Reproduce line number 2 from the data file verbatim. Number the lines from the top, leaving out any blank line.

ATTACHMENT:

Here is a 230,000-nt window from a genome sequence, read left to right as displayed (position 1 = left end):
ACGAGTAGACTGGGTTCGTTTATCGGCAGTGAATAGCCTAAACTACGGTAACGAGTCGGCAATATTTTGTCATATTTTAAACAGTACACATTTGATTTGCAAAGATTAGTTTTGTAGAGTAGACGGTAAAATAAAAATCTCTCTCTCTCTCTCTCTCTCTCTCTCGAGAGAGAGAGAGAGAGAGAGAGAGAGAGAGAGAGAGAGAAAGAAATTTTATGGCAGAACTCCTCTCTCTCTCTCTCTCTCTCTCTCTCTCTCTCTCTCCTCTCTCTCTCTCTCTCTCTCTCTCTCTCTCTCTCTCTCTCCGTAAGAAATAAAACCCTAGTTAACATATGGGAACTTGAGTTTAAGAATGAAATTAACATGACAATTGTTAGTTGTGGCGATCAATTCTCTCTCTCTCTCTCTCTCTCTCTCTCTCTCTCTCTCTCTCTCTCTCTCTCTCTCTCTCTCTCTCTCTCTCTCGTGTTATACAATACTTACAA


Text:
ACGAGTAGACTGGGTTCGTTTATCGGCAGTGAATAGCCTAAACTACGGTAACGAGTCGGCAATATTTTGTCATATTTTAAACAGTACACATTTGATTTGCAAAGATTAGTTTTGTAGAGTAGACGGTAAAATAAAAATCTCTCTCTCTCTCTCTCTCTCTCTCTCGAGAGAGAGAGAGAGAGAGAGAGAGAGAGAGAGAGAGAGAAAGAAATTTTATGGCAGAACTCCTCTCTCTCTCTCTCTCTCTCTCTCTCTCTCTCTCTCCTCTCTCTCTCTCTCTCTCTCTCTCTCTCTCTCTCTCTCTCCGTAAGAAATAAAACCCTAGTTAACATATGGGAACTTGAGTTTAAGAATGAAATTAACATGACAATTGTTAGTTGTGGCGATCAATTCTCTCTCTCTCTCTCTCTCTCTCTCTCTCTCTCTCTCTCTCTCTCTCTCTCTCTCTCTCTCTCTCTCTCTCTCGTGTTATACAATACTTACAA